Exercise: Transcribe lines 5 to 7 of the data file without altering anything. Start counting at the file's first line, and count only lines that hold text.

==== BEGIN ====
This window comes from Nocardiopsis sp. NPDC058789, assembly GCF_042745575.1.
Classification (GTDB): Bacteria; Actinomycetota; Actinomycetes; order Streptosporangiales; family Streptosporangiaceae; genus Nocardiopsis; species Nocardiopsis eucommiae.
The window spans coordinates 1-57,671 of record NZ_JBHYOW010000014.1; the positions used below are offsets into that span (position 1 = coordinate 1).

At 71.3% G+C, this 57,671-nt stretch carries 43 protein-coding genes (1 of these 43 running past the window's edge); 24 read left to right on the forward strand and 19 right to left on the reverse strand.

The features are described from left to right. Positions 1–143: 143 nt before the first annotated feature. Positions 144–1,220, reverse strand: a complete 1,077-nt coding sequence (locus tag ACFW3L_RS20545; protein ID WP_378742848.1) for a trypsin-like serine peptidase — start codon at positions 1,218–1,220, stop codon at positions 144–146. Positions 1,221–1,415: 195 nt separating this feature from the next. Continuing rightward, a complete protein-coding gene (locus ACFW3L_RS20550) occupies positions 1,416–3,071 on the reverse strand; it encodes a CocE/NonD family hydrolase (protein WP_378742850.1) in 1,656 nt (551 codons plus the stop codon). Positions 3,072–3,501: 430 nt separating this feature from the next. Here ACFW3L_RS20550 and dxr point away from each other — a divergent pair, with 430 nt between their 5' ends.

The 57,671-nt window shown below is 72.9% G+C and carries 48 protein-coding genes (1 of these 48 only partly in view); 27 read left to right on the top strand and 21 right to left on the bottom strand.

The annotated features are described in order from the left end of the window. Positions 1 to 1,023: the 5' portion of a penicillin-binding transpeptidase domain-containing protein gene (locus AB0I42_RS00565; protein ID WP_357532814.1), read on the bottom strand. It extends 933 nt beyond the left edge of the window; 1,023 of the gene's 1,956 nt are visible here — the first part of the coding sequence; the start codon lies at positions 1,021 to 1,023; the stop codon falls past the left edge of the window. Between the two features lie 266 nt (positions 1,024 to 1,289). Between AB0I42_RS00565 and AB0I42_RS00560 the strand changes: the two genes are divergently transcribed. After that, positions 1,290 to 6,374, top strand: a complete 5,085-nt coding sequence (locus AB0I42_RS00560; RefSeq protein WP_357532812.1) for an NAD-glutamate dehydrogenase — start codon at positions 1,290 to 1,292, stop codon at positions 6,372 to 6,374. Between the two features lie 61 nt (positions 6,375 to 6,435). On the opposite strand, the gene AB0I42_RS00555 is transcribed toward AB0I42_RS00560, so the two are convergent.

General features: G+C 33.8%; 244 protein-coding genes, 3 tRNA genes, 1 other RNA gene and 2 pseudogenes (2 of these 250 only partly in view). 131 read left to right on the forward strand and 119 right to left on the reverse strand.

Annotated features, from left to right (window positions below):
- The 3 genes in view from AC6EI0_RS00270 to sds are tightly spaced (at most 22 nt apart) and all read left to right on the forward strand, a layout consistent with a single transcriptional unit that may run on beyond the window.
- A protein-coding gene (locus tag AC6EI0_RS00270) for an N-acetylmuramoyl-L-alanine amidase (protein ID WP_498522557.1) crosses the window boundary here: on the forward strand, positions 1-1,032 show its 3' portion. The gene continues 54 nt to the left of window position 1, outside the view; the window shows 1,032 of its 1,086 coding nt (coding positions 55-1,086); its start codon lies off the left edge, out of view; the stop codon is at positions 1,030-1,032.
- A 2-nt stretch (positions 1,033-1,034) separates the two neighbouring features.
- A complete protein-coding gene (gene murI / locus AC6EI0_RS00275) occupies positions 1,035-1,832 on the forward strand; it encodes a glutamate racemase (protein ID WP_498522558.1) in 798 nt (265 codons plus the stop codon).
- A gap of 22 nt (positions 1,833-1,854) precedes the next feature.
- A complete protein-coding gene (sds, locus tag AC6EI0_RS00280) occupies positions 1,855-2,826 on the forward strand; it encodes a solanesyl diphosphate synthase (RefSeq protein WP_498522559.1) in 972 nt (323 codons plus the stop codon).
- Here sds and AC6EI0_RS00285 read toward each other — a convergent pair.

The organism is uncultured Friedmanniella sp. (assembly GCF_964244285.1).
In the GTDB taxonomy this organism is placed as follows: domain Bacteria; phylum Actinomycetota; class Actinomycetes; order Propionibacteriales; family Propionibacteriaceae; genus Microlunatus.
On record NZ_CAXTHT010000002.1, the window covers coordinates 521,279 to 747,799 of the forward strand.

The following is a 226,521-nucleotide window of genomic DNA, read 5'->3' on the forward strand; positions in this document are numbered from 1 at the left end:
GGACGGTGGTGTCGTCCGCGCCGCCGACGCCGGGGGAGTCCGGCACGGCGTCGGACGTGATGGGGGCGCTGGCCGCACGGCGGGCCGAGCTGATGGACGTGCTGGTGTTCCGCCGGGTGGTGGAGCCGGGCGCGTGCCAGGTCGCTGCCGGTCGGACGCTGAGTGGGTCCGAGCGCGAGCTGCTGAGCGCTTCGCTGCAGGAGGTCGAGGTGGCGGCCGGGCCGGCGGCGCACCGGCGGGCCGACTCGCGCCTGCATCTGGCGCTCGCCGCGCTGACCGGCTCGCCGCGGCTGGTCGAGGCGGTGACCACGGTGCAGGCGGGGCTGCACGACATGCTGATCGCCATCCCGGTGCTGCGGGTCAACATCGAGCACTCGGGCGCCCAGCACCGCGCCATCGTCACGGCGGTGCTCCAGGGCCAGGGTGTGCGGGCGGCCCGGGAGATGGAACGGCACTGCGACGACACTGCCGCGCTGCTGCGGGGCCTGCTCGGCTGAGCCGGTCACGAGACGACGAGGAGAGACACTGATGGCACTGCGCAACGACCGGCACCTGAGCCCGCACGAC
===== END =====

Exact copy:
The features are described from left to right. Positions 1–143: 143 nt before the first annotated feature. Positions 144–1,220, reverse strand: a complete 1,077-nt coding sequence (locus tag ACFW3L_RS20545; protein ID WP_378742848.1) for a trypsin-like serine peptidase — start codon at positions 1,218–1,220, stop codon at positions 144–146. Positions 1,221–1,415: 195 nt separating this feature from the next. Continuing rightward, a complete protein-coding gene (locus ACFW3L_RS20550) occupies positions 1,416–3,071 on the reverse strand; it encodes a CocE/NonD family hydrolase (protein WP_378742850.1) in 1,656 nt (551 codons plus the stop codon). Positions 3,072–3,501: 430 nt separating this feature from the next. Here ACFW3L_RS20550 and dxr point away from each other — a divergent pair, with 430 nt between their 5' ends.

The 57,671-nt window shown below is 72.9% G+C and carries 48 protein-coding genes (1 of these 48 only partly in view); 27 read left to right on the top strand and 21 right to left on the bottom strand.

The annotated features are described in order from the left end of the window. Positions 1 to 1,023: the 5' portion of a penicillin-binding transpeptidase domain-containing protein gene (locus AB0I42_RS00565; protein ID WP_357532814.1), read on the bottom strand. It extends 933 nt beyond the left edge of the window; 1,023 of the gene's 1,956 nt are visible here — the first part of the coding sequence; the start codon lies at positions 1,021 to 1,023; the stop codon falls past the left edge of the window. Between the two features lie 266 nt (positions 1,024 to 1,289). Between AB0I42_RS00565 and AB0I42_RS00560 the strand changes: the two genes are divergently transcribed. After that, positions 1,290 to 6,374, top strand: a complete 5,085-nt coding sequence (locus AB0I42_RS00560; RefSeq protein WP_357532812.1) for an NAD-glutamate dehydrogenase — start codon at positions 1,290 to 1,292, stop codon at positions 6,372 to 6,374. Between the two features lie 61 nt (positions 6,375 to 6,435). On the opposite strand, the gene AB0I42_RS00555 is transcribed toward AB0I42_RS00560, so the two are convergent.